Climate Pledge Arena stands for many memorable experiences coming our way: Top music and entertainment events, Kraken games, Storm games, community happenings, family fun, making new friends, renewing ties with pals, global warming awareness, planet healing through tangible actions, so much more.
And Climate Pledge Arena will stand on the original 20 Y-columns and four pronged-buttresses to hold up the original 1962 World's Fair roof hanging over a brand-new, best-in-world arena. The national and local landmark status of the roof, designed by architect Paul Thiry to look like a Native traditional cedar-woven rain hat, halted many previous parties to conclude saving the roof and constructing a world-class venue could not be done.
Then Tim Leiweke and Oak View Group, along with an ownership group led by David Bonderman and Jerry Bruckheimer, entered to offer a resounding "yes" to the city, no question a subterranean arena-with floor level 53 feet below ground-was feasible. More than that, the OVG plan to build the privately-funded arena was the perfect fit for the Seattle Center campus. It would maintain the roof and keep the iconic glass "curtain wall" every fan, Seattleite and visitor will see walking to or by Climate Pledge Arena, plus keep everyone's previous view of the Space Needle, cityscape and more.
One major challenge: How to hold up that roof, all 44 million pounds of it, while the construction crew excavated 600,000 cubic yards of dirt underneath to build the brand-new arena below. The answer: Install 72 temporary steel columns, each drilling down 70 to 90 feet for secure footing, to substitute for those aforementioned Y-columns and buttresses. The process took a good part of 2019-adding nearly a year to the project timeline-and used an amount of steel equal to the typical required for a modern-day NFL football stadium.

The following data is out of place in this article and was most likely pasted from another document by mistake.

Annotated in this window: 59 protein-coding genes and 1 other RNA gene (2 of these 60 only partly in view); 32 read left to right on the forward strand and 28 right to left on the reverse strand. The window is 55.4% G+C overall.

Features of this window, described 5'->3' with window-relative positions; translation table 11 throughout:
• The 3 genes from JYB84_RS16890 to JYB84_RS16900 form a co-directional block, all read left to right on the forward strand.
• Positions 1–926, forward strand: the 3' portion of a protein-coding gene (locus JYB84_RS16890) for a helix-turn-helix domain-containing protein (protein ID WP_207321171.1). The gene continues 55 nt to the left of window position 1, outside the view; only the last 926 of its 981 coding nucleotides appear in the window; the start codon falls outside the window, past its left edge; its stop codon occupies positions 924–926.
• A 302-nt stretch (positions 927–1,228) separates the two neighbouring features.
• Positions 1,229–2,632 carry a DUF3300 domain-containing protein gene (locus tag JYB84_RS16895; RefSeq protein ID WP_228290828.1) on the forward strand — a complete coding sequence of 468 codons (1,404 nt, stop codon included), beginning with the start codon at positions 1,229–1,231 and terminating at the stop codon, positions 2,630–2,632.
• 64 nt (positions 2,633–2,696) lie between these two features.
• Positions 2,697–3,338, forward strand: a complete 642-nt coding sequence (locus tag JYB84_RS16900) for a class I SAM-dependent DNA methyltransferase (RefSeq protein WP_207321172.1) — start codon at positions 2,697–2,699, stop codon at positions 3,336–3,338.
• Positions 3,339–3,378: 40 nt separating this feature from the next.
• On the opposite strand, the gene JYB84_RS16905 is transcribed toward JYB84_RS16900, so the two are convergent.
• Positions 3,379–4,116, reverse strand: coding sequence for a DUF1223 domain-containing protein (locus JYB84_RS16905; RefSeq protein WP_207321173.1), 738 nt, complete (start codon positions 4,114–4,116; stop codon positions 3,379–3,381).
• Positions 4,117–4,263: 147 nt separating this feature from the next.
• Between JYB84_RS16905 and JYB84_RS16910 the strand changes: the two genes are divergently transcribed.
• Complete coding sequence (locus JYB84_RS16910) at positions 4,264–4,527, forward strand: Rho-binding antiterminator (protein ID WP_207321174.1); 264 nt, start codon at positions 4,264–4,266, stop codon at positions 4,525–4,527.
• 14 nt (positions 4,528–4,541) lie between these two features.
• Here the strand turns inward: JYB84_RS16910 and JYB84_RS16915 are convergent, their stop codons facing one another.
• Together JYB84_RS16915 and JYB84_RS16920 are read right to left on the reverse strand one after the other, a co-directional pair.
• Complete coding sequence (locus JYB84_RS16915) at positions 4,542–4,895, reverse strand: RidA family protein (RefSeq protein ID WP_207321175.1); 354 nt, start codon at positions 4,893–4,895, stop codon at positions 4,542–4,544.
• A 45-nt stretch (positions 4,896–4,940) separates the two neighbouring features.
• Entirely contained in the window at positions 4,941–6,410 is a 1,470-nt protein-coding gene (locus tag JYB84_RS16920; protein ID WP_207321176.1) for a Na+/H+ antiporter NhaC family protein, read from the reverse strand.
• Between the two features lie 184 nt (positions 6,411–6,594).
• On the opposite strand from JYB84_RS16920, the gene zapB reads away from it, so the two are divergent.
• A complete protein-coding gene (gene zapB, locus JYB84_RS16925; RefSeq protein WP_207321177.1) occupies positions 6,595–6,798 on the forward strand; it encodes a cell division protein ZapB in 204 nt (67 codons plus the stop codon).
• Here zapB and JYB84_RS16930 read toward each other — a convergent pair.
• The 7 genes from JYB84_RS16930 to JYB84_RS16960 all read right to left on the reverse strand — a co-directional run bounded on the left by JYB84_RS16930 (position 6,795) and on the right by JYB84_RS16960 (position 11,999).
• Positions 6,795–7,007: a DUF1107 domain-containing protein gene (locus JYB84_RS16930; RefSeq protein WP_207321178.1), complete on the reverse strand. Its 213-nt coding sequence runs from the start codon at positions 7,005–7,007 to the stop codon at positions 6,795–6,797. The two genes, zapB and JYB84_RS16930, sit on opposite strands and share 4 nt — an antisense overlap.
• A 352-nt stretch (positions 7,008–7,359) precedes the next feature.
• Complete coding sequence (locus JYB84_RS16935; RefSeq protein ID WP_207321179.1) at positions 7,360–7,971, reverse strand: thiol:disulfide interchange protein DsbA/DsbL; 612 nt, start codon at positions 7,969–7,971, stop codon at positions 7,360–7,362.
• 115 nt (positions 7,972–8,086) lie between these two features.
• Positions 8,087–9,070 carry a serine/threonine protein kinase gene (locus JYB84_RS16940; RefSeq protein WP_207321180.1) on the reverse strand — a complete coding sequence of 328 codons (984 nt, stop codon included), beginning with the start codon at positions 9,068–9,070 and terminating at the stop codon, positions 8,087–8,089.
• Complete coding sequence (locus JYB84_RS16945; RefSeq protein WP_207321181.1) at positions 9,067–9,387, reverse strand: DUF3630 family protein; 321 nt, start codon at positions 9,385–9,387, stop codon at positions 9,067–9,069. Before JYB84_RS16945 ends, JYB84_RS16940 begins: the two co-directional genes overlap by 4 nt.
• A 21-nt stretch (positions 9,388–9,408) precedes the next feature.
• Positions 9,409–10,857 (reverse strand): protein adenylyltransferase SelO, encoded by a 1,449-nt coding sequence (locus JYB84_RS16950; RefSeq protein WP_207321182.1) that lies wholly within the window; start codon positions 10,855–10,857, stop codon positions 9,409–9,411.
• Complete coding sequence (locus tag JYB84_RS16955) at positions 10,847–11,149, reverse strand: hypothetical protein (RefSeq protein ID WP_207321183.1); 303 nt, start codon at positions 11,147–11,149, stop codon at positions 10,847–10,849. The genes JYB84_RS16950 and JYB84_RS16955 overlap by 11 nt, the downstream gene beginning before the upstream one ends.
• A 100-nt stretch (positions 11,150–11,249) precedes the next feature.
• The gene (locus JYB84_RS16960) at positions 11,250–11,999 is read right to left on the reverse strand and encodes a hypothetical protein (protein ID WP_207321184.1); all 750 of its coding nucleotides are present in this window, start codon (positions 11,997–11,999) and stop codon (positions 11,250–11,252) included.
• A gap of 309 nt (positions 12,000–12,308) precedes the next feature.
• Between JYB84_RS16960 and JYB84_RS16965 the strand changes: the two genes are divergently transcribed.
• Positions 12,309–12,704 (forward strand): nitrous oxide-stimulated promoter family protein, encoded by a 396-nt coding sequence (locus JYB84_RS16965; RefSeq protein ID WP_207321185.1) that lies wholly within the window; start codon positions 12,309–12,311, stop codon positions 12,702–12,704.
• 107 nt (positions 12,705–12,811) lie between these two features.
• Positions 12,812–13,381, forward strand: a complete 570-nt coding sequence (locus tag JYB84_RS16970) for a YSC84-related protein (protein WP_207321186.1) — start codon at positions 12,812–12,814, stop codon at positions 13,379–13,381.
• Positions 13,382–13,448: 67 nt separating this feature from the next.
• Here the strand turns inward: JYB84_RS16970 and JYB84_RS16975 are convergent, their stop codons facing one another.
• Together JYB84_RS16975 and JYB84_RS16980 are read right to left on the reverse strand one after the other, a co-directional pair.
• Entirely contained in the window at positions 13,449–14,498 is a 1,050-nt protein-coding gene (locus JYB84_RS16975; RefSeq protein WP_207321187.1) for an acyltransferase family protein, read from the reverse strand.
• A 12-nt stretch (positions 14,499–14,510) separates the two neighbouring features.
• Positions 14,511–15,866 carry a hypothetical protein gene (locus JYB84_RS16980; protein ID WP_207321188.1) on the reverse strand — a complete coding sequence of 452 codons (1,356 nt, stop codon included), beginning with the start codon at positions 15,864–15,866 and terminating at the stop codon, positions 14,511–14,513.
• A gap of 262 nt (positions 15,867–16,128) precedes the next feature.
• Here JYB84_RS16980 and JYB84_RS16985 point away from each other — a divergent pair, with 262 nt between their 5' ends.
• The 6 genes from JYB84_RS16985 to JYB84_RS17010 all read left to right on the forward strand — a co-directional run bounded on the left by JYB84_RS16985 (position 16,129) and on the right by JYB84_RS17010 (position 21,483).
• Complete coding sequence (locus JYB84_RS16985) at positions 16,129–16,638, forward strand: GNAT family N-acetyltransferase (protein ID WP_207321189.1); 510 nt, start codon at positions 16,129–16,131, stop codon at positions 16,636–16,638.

The plan worked and produced a "floating" roof appearance that was magical to see, especially at night when it was hard to even see the orange temporary steel (coated to alert all vehicles to avoid even tapping those vital temporary supports). By early 2020, workers were busy creating new supports of concrete and steel rebar for the Y-columns and buttresses, starting 70-plus feet below ground and reaching up to the columns and buttresses that were hanging in mid-air for months.
As that feat was accomplished, general construction partner Mortenson and its various subcontractors began strategically removing the temporary steel columns since the newly fortified Y's and buttresses were now holding their share of the roof load.
"In a lot of ways, it is like climbing a mountain," says Ken Johnsen, construction executive for OVG and the Seattle Kraken. "It's tough going and just as tough going down. It was a really complicated set of exercise among the engineers, contractors and the trades people to say what is the sequence we use to build the temp [steel], what is the sequence we use to take it off?"
The work was intricate at times, especially in later 2020, because those orange columns were laced in between permanent concrete floors that will in part form the seating and concourses of the arena bowl. Some of the steel columns were cut into pieces and removed in sections, floor by floor.
The last of the steel was removed earlier this month as workers and machinery pulled up the last cut section.
"It culminates the last 18 months of work to temporarily support the roof structure and then re-support it," says Will Traylor, senior project manager, Mortenson.
The moment was an ordinary part of another workday on this extraordinary project, but make no mistake. It completed a critical chapter of Climate Pledge Arena's promise of hopeful, sustainable and memorable days ahead for the Seattle and Pacific Northwest communities.